Is education 'blinded’ by snow?
Picture the scene; on Friday I walked past a cluster of three schools, all within a few hundred yards of each other. The roads were open and traffic flowing, every shop, pub and restaurant in the area was open. The buses were running and the trains operating. Hundreds their students were throwing snowballs and sledging in the snow on their extensive fields. Something odd, however; the schools were all shut, and as most parents now know, there wasn’t a snowball chance in hell of them being open. Why?
At the first drop of snow Education is the first to bring down the shutters on their students and their parents. Fair enough in those cases where it is physically impossible for teachers and students to get in, but in the majority of cases, this is is simply not true. What is maddening is the excuses trotted out by headteachers and teachers alike.
Blame the parents!
Hard to believe, but almost every teacher I’ve met will recite the myth and mantra of the ‘litigious parent’. Parents will sue at the drop of a glove, they claim, if their children slip in the snow and hurt themselves. No they won’t. There have been no cases of parents suing a school because of snow and ice. This anti-parent attitude is deeply embedded in the educational establishment. My school grounds are full of students playing about in the so-called ‘treacherous’ conditions. Keeping them out of school surely increase the general risk to children of accidents due to snow and ice. The word ‘treacherous’ is a dead giveaway. It’s not snowing in the classrooms.
Blame the Local Authorities
They have a point here, as the ‘risk analysis’ documents push schools into odd action. However, in the end, it’s the Headteacher and senior staff that make the decision. This leads to subjective judgements fuelled by Headteachers who instinctively side with their staff. They don’t take into account the consequences of their actions for the rest of us. You have the fascinating phenomena in my town of the private schools staying open and the state schools closing down. Can I suggest that this is because the private schools are run for the benefit of their students and parents, not the teaching staff?
If parents can, teachers can
In my town almost every business is open and working parents have made it to work. The roads past my local schools are open – I’ve walked and driven along them – and transport to and from the town is adequate. I’ve made it across town with ease and been to London on back on time. Sure, a few teachers and pupils may not have been able to get to school, but most students live in the catchment area and would have had no problem at all. If staff in other businesses can get to work, so can teachers.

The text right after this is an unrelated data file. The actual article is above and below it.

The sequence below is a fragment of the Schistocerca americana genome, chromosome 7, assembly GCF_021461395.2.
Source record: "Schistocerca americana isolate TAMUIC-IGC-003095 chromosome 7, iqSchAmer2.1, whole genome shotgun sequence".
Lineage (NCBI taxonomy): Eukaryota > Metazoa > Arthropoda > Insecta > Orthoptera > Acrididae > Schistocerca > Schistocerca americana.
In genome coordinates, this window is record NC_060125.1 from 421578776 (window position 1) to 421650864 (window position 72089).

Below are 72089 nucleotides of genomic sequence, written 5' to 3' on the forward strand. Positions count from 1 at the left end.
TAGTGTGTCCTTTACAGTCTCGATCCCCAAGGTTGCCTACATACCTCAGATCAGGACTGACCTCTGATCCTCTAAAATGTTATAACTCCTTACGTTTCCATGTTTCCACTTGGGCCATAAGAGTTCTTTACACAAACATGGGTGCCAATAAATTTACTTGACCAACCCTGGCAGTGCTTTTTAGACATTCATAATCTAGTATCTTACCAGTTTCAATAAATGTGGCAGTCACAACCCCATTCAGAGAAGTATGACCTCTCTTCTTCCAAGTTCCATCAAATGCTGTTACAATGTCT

1 teacher 60 parents
Parents, especially single parents, but also other working couples, have a tough time here, having to arrange childcare, often at the last minute, so that they can get to work, while the teachers stay at home. This is costly. For every teacher who’s at home, there may be up to 60 parents at work, many who have find alternative arrangements for their children.
No pay for the poor
Another unintended consequence is the loss of pay, not for the teachers, but for auxiliary staff, who often don’t get paid if they don’t get to work. As usual it’s the poor who suffer here, cleaners and canteen staff. Couldn’t we just pay for them to clear some paths in the snow and get everyone back on track.
70,000 students have GCSE and A-level exams this week and most have been deprived of adequate support by schools that have been quick of the mark in closing down. The exam boards have been guilty of putting their business interests before that of their pupils. The disruption caused by the snow has put this crop of students at a disadvantage. It is not a fair test because the lead-up conditions are different, depending on where you live or whether you’re in a private of state school.
Many pay for few
Businesses accept that a few people may not be able to get in but don’t close down the whole establishment on the basis of the few. In schools, if just a few can’t make the whole thing closes down.
As parents we’re constantly reminded that absence from school has a deleterious effect on the educational attainment of our children, except when it’s caused by snow, apparently. This fact is conveniently ignored when it comes to making the effort to get schools open in bad weather. Why don’t we do the right thing here and allow teachers holidays when it snows and get them to work extra days when the weather improves?